The Sudanese Fight for Democracy
Thursday, April 11, 2019 will be a day long remembered in Sudanese history. After four months of mass protests, the military overthrew President Omar al-Bashir, the man responsible for a 30-year long repressive regime, in response to the demonstrators’ demands.
Bashir had taken power in Sudan as a military officer in 1989 and was notorious to both the Sudanese people and leaders around the world. He was leading Sudan in it’s 21-year long war in southern Sudan, which resulted in the independence of South Sudan in 2011. In the 1990s, he triggered American sanctions by hosting Osama bin Laden.
The 75-year old leader was also the only active leader of a nation that was wanted by the International Criminal Court. Bashir was accused of playing an “essential role” in the Darfur genocide by presiding over the forces that raped, terrorized, and killed hundreds of thousands of civilians.
While the ousting of Bashir, which comes just one week after the fall of Algerian President Abdelaziz Bouteflika, seems like a victory, demonstrators remain on the streets. It is not enough to topple a man, and the Sudanese people are fighting for the end of a regime.
On Saturday, just two days after the fall of the president, it was announced that the intelligence chief, Salah Gosh, would step down as well. The ousting of Gosh, who was considered the second most powerful man in Sudan, was considered another victory in the struggle for democracy. Gosh’s resignation had directly followed the coup leader Defence Minister Awad Ibn Auf stepping down as head of the interim government.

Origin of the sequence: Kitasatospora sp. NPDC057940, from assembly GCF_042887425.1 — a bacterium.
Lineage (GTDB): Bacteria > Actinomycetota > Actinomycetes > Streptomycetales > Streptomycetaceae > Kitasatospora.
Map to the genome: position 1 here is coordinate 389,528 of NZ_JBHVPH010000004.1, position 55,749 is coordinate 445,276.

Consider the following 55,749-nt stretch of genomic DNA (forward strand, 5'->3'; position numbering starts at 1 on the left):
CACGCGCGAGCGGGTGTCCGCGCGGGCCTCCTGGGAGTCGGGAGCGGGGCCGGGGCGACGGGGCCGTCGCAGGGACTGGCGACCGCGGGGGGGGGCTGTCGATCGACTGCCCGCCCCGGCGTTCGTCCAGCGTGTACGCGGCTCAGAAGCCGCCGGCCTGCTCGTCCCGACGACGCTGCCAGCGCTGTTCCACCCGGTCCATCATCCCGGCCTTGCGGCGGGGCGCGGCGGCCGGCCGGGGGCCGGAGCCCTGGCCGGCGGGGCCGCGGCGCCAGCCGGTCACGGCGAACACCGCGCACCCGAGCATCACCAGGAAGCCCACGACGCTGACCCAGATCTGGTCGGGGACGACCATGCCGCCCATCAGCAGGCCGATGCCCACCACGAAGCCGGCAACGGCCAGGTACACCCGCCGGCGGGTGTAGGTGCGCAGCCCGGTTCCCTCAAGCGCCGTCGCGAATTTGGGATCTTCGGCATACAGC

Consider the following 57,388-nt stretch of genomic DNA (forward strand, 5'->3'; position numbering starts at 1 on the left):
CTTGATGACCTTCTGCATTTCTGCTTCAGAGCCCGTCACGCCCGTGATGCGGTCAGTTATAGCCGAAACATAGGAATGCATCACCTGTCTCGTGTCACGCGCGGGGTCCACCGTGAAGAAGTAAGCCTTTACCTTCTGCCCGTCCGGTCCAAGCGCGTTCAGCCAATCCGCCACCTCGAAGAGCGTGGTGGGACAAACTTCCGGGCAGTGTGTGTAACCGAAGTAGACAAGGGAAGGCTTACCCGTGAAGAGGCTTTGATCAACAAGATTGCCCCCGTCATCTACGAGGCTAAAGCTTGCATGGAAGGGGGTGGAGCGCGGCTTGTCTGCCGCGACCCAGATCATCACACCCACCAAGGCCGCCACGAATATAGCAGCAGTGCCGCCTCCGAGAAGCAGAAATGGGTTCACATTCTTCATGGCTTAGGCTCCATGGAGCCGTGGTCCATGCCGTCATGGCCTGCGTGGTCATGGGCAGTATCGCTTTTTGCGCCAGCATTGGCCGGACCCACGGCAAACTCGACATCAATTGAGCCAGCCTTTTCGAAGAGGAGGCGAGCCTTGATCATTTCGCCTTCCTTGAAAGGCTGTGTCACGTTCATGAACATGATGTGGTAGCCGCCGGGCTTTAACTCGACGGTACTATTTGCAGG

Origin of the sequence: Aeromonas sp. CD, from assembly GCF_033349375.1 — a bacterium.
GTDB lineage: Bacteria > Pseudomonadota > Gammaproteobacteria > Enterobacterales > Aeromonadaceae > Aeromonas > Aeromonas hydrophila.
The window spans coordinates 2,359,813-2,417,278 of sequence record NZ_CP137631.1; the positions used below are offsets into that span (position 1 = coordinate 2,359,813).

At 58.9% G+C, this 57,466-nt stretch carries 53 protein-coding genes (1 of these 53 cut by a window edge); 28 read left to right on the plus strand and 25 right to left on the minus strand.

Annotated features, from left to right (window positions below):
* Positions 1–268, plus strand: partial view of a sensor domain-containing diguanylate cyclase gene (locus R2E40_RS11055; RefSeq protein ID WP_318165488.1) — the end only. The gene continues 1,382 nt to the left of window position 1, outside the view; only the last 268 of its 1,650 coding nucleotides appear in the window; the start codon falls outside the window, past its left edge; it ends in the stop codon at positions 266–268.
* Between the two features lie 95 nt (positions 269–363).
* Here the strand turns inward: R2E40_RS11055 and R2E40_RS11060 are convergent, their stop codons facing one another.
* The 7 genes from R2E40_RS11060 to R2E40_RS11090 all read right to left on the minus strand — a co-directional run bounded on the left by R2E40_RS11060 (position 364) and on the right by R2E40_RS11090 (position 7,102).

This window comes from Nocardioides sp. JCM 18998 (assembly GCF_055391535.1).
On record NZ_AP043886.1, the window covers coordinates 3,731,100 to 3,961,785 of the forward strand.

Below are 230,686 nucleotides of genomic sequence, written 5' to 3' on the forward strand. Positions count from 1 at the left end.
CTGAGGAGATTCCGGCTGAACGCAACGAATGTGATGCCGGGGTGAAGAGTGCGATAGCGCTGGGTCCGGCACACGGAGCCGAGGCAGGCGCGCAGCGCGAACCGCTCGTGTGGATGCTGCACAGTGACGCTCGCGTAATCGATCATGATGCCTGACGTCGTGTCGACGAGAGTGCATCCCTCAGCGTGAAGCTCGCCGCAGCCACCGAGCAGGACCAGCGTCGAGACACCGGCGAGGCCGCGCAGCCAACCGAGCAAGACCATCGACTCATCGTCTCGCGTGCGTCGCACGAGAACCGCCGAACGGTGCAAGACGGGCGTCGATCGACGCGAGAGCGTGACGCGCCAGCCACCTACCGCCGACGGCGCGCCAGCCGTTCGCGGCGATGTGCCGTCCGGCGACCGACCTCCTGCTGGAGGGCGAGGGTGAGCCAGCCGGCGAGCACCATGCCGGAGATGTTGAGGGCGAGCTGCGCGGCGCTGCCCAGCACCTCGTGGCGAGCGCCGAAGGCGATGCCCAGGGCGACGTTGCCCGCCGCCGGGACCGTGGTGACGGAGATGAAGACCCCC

Following Gosh’s resignation, the new leader of Sudan’s interim military council, Lt-Gen Abdel Fattah Abdelrahman Burhan, spoke on TV. He pledged to "uproot the regime," restructure state institutions, end the night curfew, and release political prisoners. Most importantly, Gen Burhan, who is much more popular than Mr Ibn Auf, declared respect for human rights.
Despite this more conciliatory tone, demonstrators are still on the streets demanding an immediate move to civilian rule. Currently, the army is supposed to keep "peace, order and security" across Sudan for no more than two years as the country prepares for elections and a transition to civilian rule. Many are weary of promises from the military.
Many from the general public have said that the current events in North Africa resemble the Arab Spring in 2011, and ask if these two recent oustings will reverberate through the region. What is clear is that the Sudanese people seem to have learned from the Arab Spring, and don’t want their country to simply fall under another regime. Demonstrators are suspicious of the army and its intentions. Only in the coming weeks will the trajectory of Sudan be more discernible.